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    Policy on Information Requests Submitted to University of Dayton Department of Public Safety

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    PURPOSE

    The University of Dayton Police Department, housed within the University’s Department of Public Safety, frequently receives requests for information regarding the details of alleged campus crimes.  This document sets forth the University’s approach in responding to such information requests.   

    Scope

    Policy History

    Effective Date: ;

    Approval: , University President;

    Policy History: 

    Maintenance of Policy: Department of Public Safety and Office of Legal Affairs

    Definitions

    Clery Act:  The Clery Act, short for the “Jeanne Clery Disclosure of Campus Security Policy and Campus Crime Statistics Act” (and formerly known as the Crime Awareness and Campus Security Act of 1990) is a federal law that requires most colleges and universities (those participating in federal student financial aid programs) to maintain and disclose certain information about crimes occurring on and around their campuses.  20 U.S.C. § 1092(f). 

    FERPA:  FERPA, short for the “Family Educational Rights and Privacy Act of 1974” (also referred to as the “Buckley Amendment” after its principal sponsor), is the federal law governing the privacy of student education records.  20 U.S.C. § 1232g; 34 CFR Part 99.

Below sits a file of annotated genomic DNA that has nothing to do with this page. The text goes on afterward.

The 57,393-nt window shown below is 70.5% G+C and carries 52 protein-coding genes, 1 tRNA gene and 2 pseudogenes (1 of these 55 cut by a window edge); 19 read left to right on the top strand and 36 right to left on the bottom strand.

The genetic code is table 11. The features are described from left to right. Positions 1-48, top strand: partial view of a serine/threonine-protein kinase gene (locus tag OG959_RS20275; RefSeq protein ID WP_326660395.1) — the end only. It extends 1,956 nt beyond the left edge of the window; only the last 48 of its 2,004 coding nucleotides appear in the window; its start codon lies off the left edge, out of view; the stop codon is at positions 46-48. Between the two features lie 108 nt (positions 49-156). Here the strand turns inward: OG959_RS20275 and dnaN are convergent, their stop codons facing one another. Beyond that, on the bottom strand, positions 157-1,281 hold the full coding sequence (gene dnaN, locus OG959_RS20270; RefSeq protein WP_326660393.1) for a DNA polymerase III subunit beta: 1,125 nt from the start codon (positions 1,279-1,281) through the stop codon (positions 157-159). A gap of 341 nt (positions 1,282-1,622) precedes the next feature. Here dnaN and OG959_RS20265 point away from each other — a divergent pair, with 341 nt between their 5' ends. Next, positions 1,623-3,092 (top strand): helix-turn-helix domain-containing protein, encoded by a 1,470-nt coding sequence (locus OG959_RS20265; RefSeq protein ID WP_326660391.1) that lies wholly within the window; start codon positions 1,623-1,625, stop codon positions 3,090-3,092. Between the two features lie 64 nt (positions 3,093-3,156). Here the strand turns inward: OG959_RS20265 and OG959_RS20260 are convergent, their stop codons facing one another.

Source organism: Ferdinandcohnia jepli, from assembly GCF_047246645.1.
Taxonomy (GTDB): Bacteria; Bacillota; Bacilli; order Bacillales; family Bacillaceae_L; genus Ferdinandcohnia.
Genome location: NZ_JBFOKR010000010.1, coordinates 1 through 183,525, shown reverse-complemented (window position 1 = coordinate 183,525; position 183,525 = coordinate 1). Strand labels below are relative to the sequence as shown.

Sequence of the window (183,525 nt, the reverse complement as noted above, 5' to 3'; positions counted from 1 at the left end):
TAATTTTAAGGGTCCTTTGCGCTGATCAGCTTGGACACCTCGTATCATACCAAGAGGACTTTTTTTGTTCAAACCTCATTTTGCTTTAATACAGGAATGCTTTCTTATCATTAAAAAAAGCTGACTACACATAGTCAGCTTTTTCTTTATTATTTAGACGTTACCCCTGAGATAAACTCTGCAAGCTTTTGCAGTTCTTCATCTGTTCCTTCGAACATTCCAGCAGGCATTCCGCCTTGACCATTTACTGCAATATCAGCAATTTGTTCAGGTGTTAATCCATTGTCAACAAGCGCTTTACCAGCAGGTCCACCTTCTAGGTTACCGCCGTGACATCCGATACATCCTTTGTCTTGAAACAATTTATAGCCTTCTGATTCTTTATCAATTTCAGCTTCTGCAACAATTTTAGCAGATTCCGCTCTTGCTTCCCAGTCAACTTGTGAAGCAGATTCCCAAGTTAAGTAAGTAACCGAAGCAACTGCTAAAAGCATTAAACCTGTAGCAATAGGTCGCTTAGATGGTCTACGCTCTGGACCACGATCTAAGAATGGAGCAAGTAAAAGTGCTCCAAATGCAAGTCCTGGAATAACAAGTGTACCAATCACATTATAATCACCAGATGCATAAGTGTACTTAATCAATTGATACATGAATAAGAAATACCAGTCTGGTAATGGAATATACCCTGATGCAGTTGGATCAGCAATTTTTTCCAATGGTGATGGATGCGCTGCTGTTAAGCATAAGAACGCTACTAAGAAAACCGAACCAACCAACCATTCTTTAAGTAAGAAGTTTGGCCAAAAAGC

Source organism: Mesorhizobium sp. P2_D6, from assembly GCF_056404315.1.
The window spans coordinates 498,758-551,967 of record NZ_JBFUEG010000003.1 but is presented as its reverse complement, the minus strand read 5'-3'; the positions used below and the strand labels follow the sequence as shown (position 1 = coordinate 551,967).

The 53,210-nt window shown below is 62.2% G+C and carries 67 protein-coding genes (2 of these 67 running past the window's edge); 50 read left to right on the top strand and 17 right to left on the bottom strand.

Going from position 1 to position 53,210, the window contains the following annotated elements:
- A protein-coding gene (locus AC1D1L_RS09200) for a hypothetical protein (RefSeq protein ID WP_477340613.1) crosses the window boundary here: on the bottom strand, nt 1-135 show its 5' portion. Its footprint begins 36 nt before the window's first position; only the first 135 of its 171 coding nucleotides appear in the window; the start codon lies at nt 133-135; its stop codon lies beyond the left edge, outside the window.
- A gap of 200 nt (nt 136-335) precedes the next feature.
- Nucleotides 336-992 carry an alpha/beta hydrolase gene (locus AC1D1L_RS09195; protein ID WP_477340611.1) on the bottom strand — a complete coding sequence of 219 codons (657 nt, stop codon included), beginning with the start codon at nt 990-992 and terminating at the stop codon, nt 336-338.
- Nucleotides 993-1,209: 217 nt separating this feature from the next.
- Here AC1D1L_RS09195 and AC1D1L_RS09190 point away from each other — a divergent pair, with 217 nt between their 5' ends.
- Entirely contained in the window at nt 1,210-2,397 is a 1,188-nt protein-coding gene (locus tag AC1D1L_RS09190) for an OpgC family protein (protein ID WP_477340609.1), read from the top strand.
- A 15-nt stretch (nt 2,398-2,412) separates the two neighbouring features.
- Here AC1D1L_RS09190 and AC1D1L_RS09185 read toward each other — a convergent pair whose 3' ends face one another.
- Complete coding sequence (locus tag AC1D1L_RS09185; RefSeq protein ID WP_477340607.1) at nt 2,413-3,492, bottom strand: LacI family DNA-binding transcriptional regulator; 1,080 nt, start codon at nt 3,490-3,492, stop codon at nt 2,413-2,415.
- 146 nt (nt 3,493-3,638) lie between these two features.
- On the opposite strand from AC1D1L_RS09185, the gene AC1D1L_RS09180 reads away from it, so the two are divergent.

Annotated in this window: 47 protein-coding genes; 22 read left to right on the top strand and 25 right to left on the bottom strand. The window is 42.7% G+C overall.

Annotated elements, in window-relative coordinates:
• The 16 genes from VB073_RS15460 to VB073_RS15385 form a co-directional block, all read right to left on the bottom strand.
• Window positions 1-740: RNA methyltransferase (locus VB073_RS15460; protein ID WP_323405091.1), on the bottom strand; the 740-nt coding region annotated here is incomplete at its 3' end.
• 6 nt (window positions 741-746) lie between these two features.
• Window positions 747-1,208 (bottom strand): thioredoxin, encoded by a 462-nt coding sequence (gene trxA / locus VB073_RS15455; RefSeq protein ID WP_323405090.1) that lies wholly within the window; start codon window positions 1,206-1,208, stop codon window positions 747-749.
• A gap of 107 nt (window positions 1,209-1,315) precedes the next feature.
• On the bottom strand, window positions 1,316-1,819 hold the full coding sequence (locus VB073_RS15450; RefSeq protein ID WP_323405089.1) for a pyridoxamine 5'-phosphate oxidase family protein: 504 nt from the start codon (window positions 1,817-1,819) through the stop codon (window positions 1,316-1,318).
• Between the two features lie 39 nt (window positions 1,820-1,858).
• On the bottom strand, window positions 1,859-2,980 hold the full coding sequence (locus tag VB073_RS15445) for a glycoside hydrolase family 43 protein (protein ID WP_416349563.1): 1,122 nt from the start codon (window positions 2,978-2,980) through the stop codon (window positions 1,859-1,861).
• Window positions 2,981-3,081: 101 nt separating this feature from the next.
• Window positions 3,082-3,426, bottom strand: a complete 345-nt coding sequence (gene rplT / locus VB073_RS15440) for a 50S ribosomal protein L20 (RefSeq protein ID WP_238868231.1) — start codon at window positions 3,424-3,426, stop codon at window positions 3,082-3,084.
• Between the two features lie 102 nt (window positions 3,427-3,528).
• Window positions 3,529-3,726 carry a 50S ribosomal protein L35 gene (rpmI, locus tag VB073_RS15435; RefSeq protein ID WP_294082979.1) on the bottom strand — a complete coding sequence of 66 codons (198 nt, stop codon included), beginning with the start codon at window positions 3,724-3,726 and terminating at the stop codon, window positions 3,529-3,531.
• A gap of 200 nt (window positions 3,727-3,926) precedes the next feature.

FOIA:   FOIA, short for the “Freedom of Information Act,” is the federal law granting rights to persons to access certain information from the federal government.  5 U.S.C. § 552, as amended by Public Law No. 104-231, 110 Stat. 3048.

    GLB Act:  GLB Act, short for “Gramm-Leach-Bliley Financial Modernization Act of 1999,” requires financial institutions to safeguard sensitive data and explain their information-sharing practices to their customers.  Colleges and universities are subject to some of the provisions of GLB Act because they collect and maintain financial information about their students and others with whom they interact.  Pub. L. 106–102, 113 Stat. 1338.

    HIPAA:  HIPAA, short for the “Health Information Portability and Accountability Act of 1996,” and the regulations promulgated under HIPAA, protect the privacy of an individual’s health information and govern the way certain health care providers and benefits plans collect, maintain, use and disclose protected health information.  Pub. L. Public 104-191, 110 Stat. 1936.

    Policy

    1.  Clery Act Requirements

    The Clery Act was enacted, among other reasons, to ensure that universities that participate in federal financial aid programs keep and disclose information about crime that occurs on and near their campuses.  In compliance with the Clery Act, the Department of Public Safety oversees the preparation of an annual report outlining reportable crime statistics and measures taken to protect the University of Dayton community; electronic notice is sent to all students, faculty, and staff of the availability of that report.  The Department of Public Safety also maintains a Daily Crime Log which is open to the public and provides information regarding recent crimes that have been reported within the university area. 

    2.  Ohio Public Records Act Requirements